Still Alice Julianne Moore, Alec Baldwin, Kristen Stewart. Directed by Richard Glatzer and Wash Westmoreland. Rated PG-13. Opens Friday.
Actors tend to be unduly rewarded for playing characters who suffer from a physical or mental disability, as if that represents a higher degree of difficulty. So one could be forgiven for looking with skepticism at the acclaim for Julianne Moore’s performance in Still Alice, which is very likely to win her an Oscar later this month. Moore plays Dr. Alice Howland, a linguistics professor who’s diagnosed with early-onset Alzheimer’s disease; the role provides her with an opportunity to detail the gradual loss of memory and other cognitive faculties that makes Alzheimer’s perhaps the most distressing ordeal imaginable. And she’s genuinely superb, often actively working against the material’s inherently tearjerking nature. A scene in which Alice creates a video instructing her future self on how to commit suicide, taking advantage of the mental impairment she knows she’ll then be experiencing, is almost unbearably poignant.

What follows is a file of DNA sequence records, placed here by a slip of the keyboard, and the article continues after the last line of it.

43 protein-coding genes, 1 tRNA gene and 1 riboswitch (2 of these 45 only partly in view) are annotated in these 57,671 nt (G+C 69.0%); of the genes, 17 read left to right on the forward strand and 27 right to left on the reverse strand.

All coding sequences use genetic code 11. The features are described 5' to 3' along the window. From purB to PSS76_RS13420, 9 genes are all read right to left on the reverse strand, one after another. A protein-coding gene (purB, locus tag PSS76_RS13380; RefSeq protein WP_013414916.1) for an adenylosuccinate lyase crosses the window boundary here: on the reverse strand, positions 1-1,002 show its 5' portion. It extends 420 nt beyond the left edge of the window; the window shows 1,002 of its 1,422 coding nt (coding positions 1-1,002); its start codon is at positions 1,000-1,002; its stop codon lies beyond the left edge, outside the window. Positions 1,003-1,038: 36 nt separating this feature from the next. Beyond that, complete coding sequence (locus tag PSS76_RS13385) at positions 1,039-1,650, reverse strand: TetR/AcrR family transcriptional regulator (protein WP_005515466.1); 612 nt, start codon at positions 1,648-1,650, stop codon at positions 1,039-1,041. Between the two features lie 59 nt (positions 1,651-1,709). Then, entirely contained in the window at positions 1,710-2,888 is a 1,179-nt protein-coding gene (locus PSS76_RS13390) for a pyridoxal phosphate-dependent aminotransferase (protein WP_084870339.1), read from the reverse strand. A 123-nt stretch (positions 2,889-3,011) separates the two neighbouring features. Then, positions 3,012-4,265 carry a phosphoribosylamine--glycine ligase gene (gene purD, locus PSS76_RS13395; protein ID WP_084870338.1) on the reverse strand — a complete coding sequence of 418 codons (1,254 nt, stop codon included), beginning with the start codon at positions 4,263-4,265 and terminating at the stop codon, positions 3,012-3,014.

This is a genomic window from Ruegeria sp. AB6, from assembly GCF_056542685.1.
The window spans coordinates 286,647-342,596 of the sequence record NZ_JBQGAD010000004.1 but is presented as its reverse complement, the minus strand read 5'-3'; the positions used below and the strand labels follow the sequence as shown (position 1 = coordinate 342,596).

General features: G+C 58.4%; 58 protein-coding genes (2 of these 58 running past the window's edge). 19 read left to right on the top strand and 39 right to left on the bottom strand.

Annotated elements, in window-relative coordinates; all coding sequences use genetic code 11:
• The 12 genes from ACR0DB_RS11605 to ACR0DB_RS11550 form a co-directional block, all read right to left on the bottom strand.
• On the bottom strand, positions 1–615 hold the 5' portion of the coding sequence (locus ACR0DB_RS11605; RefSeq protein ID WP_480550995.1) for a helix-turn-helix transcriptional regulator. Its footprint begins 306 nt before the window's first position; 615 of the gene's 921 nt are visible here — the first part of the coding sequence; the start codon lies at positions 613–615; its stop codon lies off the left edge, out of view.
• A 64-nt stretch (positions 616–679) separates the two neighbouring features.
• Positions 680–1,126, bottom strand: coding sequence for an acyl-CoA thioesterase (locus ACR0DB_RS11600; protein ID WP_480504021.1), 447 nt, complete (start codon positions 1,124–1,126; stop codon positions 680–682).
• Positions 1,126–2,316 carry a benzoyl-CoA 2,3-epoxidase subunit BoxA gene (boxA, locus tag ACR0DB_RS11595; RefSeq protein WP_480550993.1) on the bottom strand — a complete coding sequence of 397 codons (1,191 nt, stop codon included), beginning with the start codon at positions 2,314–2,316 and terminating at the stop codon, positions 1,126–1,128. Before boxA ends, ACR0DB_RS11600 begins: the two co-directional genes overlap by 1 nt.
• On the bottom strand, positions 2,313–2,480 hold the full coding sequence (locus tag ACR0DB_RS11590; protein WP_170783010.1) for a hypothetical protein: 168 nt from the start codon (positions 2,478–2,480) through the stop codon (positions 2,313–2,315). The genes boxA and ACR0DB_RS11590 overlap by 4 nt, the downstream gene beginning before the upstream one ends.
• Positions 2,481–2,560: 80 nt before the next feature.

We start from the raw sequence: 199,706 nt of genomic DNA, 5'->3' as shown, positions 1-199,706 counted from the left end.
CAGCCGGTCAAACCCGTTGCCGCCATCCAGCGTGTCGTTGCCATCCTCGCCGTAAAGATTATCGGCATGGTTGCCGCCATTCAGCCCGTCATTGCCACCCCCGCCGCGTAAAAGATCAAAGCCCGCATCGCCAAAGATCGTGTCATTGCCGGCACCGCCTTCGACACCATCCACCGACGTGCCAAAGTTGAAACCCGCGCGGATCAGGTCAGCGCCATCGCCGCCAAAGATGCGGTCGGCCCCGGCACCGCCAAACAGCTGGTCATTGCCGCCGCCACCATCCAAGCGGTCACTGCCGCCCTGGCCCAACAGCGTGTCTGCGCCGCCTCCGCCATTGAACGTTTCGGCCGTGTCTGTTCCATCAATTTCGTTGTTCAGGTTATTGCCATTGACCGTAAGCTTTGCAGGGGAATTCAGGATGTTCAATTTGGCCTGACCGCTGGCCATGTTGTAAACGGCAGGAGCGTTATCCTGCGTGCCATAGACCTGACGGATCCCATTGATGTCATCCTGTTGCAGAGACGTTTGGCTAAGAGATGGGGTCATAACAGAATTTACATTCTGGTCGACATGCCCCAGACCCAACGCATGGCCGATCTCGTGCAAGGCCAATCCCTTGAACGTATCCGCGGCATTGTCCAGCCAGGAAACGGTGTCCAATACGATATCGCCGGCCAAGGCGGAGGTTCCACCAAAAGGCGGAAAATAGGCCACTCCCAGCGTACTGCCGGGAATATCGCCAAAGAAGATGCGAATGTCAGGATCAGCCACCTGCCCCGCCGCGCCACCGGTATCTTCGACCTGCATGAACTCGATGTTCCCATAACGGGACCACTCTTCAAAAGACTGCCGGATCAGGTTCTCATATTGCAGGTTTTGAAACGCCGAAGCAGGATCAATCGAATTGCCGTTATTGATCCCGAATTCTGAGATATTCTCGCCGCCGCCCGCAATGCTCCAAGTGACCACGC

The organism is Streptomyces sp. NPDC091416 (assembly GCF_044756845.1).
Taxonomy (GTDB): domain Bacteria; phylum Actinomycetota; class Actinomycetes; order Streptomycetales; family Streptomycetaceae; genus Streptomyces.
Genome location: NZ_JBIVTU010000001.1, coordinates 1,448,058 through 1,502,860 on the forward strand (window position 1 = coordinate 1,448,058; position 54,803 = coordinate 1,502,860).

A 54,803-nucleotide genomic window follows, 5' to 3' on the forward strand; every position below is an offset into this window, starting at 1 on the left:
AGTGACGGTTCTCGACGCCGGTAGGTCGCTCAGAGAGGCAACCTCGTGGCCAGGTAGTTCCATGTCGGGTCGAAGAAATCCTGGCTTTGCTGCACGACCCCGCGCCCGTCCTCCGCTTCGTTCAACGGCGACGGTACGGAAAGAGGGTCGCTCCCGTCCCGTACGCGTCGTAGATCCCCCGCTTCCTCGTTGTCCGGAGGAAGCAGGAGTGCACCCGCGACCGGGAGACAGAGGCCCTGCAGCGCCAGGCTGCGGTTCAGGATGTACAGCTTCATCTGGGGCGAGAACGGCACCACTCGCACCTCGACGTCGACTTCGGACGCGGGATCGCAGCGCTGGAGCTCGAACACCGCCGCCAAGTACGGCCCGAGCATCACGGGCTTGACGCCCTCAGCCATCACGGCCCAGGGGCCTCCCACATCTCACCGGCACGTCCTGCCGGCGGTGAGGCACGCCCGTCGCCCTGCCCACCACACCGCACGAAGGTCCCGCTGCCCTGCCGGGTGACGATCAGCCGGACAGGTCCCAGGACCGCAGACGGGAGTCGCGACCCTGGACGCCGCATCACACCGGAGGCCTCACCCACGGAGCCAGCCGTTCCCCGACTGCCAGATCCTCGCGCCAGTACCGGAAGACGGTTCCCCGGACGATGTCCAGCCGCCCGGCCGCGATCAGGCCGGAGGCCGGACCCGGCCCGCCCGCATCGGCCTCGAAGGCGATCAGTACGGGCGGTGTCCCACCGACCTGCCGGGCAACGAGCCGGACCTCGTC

Unfortunately, the rest of Still Alice isn’t up to her standard. While the first half, charting Alice’s herculean struggle to retain every shred of her identity that she possibly can, is impressively astringent, the second half turns into something of a public service announcement, with Alice delivering an earnest speech about living with Alzheimer’s (highlighting each sentence as she reads it, so that she doesn’t read it again) and engaging in heartfelt but maudlin conversations with her husband (Alec Baldwin) and youngest daughter (Kristen Stewart). In the end, it becomes the disease-of-the-week movie it had struggled not to be, as if ironically echoing its heroine’s own deterioration.